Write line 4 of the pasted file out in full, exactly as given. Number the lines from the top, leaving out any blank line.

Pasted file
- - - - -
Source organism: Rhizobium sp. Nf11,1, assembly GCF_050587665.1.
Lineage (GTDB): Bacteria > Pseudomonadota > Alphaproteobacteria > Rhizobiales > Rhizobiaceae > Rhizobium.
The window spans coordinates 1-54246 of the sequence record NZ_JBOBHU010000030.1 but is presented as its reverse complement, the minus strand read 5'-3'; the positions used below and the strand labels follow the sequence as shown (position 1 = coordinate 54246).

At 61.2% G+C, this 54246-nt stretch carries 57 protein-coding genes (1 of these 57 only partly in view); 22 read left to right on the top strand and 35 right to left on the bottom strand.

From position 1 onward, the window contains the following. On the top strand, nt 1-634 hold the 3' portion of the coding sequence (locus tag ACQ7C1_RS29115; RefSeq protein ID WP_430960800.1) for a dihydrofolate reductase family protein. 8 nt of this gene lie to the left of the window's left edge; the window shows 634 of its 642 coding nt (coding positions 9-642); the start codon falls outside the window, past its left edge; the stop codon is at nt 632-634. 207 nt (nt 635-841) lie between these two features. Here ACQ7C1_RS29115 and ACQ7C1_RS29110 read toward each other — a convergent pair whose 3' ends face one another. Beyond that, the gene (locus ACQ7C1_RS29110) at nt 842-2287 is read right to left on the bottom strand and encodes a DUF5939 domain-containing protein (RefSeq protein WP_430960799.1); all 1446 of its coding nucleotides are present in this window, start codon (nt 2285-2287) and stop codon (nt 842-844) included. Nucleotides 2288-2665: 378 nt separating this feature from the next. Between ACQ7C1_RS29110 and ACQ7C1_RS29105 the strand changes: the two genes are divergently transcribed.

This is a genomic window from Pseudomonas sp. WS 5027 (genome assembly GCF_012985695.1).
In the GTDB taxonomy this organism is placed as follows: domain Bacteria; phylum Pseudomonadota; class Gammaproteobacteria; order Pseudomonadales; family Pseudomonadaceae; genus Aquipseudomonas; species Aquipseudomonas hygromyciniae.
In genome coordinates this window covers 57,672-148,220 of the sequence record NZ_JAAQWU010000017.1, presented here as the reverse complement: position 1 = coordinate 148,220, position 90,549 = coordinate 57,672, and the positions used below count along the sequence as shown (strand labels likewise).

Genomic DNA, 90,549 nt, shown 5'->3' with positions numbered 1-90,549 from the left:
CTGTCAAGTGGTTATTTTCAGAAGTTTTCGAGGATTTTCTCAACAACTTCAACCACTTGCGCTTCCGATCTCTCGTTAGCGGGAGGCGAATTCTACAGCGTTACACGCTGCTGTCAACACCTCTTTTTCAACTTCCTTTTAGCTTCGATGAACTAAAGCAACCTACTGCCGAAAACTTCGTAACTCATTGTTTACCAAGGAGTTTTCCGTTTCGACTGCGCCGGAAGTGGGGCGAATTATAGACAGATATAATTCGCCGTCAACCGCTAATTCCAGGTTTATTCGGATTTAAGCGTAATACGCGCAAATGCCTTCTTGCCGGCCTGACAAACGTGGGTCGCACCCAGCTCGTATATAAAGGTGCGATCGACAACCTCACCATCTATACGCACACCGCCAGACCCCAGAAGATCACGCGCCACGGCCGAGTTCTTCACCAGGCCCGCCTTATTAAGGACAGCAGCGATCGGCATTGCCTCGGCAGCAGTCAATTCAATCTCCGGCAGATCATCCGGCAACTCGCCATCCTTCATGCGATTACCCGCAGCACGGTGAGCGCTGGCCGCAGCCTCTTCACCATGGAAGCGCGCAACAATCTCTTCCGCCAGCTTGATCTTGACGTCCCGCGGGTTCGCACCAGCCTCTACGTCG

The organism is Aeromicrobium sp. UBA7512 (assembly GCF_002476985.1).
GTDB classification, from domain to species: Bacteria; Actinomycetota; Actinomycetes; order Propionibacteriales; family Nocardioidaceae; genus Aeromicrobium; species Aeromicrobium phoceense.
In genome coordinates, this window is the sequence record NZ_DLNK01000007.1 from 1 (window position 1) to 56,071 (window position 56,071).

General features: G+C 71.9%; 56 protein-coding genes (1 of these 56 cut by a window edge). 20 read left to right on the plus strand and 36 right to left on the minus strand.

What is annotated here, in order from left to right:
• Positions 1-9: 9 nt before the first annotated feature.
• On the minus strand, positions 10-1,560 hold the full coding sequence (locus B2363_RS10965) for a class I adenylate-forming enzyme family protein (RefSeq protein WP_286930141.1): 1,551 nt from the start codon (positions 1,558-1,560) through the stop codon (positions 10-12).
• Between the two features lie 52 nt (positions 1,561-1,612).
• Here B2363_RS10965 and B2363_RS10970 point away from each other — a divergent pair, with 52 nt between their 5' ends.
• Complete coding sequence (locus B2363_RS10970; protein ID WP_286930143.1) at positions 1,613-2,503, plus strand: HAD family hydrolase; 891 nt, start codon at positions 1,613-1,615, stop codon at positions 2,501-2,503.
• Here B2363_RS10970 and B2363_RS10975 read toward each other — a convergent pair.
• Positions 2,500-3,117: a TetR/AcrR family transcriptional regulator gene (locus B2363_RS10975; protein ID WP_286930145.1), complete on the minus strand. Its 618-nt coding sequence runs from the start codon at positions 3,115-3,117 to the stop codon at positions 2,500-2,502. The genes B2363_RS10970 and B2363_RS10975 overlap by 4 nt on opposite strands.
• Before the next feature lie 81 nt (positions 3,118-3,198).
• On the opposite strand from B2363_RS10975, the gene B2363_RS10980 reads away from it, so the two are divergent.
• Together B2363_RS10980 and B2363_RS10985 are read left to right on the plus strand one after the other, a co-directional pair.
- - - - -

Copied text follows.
At 61.2% G+C, this 54246-nt stretch carries 57 protein-coding genes (1 of these 57 only partly in view); 22 read left to right on the top strand and 35 right to left on the bottom strand.